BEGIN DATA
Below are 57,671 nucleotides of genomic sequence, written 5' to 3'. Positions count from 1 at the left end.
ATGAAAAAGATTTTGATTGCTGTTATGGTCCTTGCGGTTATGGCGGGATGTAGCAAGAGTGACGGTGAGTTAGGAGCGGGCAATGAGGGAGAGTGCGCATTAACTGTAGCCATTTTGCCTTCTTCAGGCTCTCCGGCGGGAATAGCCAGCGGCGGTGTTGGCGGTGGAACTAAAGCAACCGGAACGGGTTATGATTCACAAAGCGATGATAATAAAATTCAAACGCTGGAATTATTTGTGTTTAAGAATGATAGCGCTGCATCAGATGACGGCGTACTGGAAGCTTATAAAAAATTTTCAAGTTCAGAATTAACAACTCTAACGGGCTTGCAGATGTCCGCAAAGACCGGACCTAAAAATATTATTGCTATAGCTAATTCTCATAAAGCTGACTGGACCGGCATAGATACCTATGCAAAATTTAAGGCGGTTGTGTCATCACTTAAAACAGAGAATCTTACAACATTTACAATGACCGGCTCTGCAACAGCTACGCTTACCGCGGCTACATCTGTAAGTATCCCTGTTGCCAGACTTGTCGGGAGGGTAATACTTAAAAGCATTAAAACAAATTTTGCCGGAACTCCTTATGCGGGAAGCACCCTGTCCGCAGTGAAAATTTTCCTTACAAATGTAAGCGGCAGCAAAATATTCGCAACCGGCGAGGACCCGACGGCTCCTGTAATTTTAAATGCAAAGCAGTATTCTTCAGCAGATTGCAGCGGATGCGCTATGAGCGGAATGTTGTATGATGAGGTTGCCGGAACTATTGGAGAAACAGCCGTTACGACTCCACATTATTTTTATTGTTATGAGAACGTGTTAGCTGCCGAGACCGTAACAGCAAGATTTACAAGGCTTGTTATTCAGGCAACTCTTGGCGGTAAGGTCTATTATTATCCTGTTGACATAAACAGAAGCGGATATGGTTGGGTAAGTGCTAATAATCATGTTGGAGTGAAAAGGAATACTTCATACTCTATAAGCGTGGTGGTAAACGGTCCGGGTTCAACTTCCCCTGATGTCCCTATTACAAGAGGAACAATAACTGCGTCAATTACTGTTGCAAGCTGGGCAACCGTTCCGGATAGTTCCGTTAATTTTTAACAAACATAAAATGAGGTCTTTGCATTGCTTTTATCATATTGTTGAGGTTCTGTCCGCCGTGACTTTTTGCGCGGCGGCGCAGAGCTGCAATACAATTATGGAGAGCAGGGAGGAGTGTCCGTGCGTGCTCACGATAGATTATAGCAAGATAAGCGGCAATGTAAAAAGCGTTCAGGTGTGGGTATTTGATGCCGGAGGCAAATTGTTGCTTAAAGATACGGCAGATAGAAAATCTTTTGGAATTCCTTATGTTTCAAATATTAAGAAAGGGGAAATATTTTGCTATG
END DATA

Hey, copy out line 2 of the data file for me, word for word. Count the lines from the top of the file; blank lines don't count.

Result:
ATGAAAAAGATTTTGATTGCTGTTATGGTCCTTGCGGTTATGGCGGGATGTAGCAAGAGTGACGGTGAGTTAGGAGCGGGCAATGAGGGAGAGTGCGCATTAACTGTAGCCATTTTGCCTTCTTCAGGCTCTCCGGCGGGAATAGCCAGCGGCGGTGTTGGCGGTGGAACTAAAGCAACCGGAACGGGTTATGATTCACAAAGCGATGATAATAAAATTCAAACGCTGGAATTATTTGTGTTTAAGAATGATAGCGCTGCATCAGATGACGGCGTACTGGAAGCTTATAAAAAATTTTCAAGTTCAGAATTAACAACTCTAACGGGCTTGCAGATGTCCGCAAAGACCGGACCTAAAAATATTATTGCTATAGCTAATTCTCATAAAGCTGACTGGACCGGCATAGATACCTATGCAAAATTTAAGGCGGTTGTGTCATCACTTAAAACAGAGAATCTTACAACATTTACAATGACCGGCTCTGCAACAGCTACGCTTACCGCGGCTACATCTGTAAGTATCCCTGTTGCCAGACTTGTCGGGAGGGTAATACTTAAAAGCATTAAAACAAATTTTGCCGGAACTCCTTATGCGGGAAGCACCCTGTCCGCAGTGAAAATTTTCCTTACAAATGTAAGCGGCAGCAAAATATTCGCAACCGGCGAGGACCCGACGGCTCCTGTAATTTTAAATGCAAAGCAGTATTCTTCAGCAGATTGCAGCGGATGCGCTATGAGCGGAATGTTGTATGATGAGGTTGCCGGAACTATTGGAGAAACAGCCGTTACGACTCCACATTATTTTTATTGTTATGAGAACGTGTTAGCTGCCGAGACCGTAACAGCAAGATTTACAAGGCTTGTTATTCAGGCAACTCTTGGCGGTAAGGTCTATTATTATCCTGTTGACATAAACAGAAGCGGATATGGTTGGGTAAGTGCTAATAATCATGTTGGAGTGAAAAGGAATACTTCATACTCTATAAGCGTGGTGGTAAACGGTCCGGGTTCAACTTCCCCTGATGTCCCTATTACAAGAGGAACAATAACTGCGTCAATTACTGTTGCAAGCTGGGCAACCGTTCCGGATAGTTCCGTTAATTTTTAACAAACATAAAATGAGGTCTTTGCATTGCTTTTATCATATTGTTGAGGTTCTGTCCGCCGTGACTTTTTGCGCGGCGGCGCAGAGCTGCAATACAATTATGGAGAGCAGGGAGGAGTGTCCGTGCGTGCTCACGATAGATTATAGCAAGATAAGCGGCAATGTAAAAAGCGTTCAGGTGTGGGTATTTGATGCCGGAGGCAAATTGTTGCTTAAAGATACGGCAGATAGAAAATCTTTTGGAATTCCTTATGTTTCAAATATTAAGAAAGGGGAAATATTTTGCTATG